Hard labour

Commercial Cleaner, Te Onera Tamihana makes $500 a week and is among workers around the country struggling to survive.
Commercial Cleaner, Te Onera Tamihana makes $500 a week and is among workers around the country struggling to survive.

She talks of hanging her hands over the side of the bed at night to deal with painful repetitive strain injury.

"We all complain about it," says Te Onera Tamihana, meaning her and her colleagues in the commercial cleaning world. "It's because of the labour intensity in our work."

The vacuuming, dusting, scrubbing - over and over - puts pressure on hands, wrists, arms and shoulders.

Ms Tamihana started cleaning eight years ago. She has an adult son and is contracted to multi- national company OCS (One Complete Solution).

In 2004 she earned $10 an hour; these days it is $13.85 and she works about 36 hours a week, meaning her weekly income before tax is almost $500.

"It's pretty hand to mouth - one week to the next," says Ms Tamihana, a delegate for the Service and Food Workers Union.

She believes there has been a change in the working environment since the introduction of the Employment Relations Act.

"It has gone from bad to worse," she says, referring to wages and conditions.

It's also a slog to get workers to join unions. "In our line of profession our workers aren't the type who will stand up for themselves or they're not prepared to pay the pittance it costs to join."

She says the union deducts less than $6 from her pay packet each week and it is done proportionally, so those who work fewer hours pay less in fees.

Sometimes, it seems like any negotiated pay rises take a while to dribble through, so she understands the reluctance of some workers. Nonetheless, she maintains it is better to band together.

"It's our only strength."

Ms Tamihana has considered other jobs and says she is a trained chef, but that industry is also "diabolical" in terms of poor working conditions.

"At the end of the day I like my work, it's just the unfairness and the battles you have to keep fighting every day."

Sam Jones, of the Service and Food Workers Union, says many people are no longer earning enough in 40 hours to survive and feed a family.

"The old adage of eight hours work, eight hours play, eight hours sleep - that doesn't happen any more."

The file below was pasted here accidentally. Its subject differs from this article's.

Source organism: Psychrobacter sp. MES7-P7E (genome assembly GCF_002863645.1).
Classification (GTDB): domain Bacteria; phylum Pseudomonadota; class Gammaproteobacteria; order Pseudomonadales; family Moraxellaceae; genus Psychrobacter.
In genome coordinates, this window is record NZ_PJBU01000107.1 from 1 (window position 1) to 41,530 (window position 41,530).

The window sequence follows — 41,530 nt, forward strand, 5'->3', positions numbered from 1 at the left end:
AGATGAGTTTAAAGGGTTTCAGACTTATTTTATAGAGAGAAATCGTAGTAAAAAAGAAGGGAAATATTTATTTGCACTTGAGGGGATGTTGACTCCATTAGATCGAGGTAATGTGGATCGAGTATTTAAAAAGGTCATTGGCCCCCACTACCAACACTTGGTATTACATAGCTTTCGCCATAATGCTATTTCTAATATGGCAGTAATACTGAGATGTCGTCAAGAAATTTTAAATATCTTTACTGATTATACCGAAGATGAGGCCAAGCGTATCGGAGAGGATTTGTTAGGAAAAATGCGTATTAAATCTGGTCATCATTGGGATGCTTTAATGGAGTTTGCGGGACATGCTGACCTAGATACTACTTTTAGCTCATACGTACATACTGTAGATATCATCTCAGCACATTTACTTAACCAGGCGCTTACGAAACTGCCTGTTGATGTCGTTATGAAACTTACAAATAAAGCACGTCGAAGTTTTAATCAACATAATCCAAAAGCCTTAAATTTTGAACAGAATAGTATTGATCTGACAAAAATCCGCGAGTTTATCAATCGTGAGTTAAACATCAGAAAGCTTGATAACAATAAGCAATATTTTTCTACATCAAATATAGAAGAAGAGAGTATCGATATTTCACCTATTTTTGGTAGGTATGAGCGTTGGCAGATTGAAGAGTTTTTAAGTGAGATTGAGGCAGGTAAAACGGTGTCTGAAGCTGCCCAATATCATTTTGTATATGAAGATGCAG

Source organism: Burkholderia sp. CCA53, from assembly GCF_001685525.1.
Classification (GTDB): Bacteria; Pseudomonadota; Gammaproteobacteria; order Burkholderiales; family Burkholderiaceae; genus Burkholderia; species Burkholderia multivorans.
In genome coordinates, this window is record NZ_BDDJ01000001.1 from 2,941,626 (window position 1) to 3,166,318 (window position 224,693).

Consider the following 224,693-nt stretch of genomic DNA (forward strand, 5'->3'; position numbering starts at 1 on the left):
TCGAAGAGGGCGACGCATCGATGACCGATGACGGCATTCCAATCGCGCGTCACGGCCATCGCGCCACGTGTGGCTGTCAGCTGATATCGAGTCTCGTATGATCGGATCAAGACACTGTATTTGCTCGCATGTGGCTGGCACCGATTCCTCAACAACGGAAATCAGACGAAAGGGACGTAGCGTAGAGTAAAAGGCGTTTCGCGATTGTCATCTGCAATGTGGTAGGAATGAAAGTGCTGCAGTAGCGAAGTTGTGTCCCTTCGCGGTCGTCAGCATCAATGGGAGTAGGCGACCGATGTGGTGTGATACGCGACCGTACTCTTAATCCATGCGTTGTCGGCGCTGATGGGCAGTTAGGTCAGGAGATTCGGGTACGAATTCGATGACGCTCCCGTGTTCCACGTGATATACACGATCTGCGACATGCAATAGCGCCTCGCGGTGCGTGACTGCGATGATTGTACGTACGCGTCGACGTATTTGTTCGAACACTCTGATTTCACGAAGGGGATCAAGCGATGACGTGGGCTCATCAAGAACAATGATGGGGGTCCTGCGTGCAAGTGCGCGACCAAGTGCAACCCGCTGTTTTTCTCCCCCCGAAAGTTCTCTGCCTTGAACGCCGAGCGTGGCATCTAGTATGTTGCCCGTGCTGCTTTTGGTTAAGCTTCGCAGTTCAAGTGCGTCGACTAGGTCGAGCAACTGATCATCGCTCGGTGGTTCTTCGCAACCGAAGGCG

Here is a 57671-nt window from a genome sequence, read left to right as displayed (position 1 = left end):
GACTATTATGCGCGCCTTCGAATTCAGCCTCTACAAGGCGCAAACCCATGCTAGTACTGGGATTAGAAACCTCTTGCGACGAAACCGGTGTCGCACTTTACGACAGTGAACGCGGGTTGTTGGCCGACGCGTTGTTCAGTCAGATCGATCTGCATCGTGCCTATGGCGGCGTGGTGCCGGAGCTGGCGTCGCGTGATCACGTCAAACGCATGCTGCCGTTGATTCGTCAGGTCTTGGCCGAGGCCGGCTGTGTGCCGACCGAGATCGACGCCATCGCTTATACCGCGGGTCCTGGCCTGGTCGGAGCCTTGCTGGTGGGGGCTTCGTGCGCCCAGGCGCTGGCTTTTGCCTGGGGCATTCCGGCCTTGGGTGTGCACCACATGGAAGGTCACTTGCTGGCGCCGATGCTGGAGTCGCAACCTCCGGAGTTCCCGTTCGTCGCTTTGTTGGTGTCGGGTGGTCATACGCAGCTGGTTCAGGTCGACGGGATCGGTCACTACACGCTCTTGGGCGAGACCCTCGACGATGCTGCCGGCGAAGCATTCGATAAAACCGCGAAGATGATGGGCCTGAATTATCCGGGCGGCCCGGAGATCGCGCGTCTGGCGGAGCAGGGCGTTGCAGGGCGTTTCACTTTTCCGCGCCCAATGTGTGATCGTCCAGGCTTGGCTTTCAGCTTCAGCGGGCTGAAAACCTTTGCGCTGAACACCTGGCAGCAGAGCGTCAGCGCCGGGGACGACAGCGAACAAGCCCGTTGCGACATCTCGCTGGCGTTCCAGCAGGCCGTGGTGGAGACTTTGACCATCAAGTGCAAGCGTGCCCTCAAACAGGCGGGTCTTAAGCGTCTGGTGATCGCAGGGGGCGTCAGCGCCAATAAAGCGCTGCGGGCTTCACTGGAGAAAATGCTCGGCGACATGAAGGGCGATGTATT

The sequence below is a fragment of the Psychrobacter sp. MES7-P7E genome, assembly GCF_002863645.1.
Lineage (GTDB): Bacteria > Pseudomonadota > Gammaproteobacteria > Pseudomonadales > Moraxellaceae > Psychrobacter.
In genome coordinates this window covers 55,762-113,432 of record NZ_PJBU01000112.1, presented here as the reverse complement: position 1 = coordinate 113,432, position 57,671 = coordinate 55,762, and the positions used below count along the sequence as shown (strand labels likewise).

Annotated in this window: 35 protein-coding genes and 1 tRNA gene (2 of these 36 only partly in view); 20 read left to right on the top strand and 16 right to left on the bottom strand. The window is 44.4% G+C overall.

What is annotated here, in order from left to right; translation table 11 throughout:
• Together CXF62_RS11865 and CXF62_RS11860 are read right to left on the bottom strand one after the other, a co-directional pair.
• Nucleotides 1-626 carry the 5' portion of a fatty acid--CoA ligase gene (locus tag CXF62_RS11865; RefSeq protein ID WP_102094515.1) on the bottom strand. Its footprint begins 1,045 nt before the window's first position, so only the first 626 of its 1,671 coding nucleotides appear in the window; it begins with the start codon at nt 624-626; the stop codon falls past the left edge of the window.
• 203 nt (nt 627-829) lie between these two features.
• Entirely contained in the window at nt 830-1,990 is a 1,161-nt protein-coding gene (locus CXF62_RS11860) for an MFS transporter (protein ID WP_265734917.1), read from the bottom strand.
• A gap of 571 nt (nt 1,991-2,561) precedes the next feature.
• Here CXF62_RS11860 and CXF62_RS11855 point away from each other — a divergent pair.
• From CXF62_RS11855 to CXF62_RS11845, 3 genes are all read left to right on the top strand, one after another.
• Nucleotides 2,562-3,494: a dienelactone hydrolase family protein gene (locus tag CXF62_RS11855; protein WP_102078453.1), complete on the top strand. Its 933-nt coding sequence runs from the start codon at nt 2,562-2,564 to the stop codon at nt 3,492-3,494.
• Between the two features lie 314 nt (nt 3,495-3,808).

People work two jobs to survive; others are expected to be flexible all the time with no job security.

Those working in the care industry might lose clients as some move into hospital, get better or die. He cites the case of workers who clock up 12 hours caring for clients in their homes, as well as travelling to and from each place, but only get paid for eight. The travel time and the waiting round between appointments isn't counted as work, yet it is too short a time for a worker to go home.

His union is backing the Living Wage Aotearaoa campaign, supported by 100 organisations, ranging from established churches to unions to ethnic organisations to social groups like budgeting and the problem gambling foundation. Launched on August 30 this year, the campaign has been run overseas.

Mr Jones says $15 an hour would not be a living wage, but it would be the bare minimum. Campaign advocates say it would still only be 55 per cent of the average wage of $27 an hour. He says working with the elderly and disabled people is a social service.

"Some in the industry are private companies or organisations, but all are reliant on government funding to survive . . . the taxpayer is paying for them."

The country relies on the goodwill of these workers and should pay them a fair amount. Without them many services would fall over.

"Employers want these workers to be a tap that they turn on and off when it suits. That's not fair."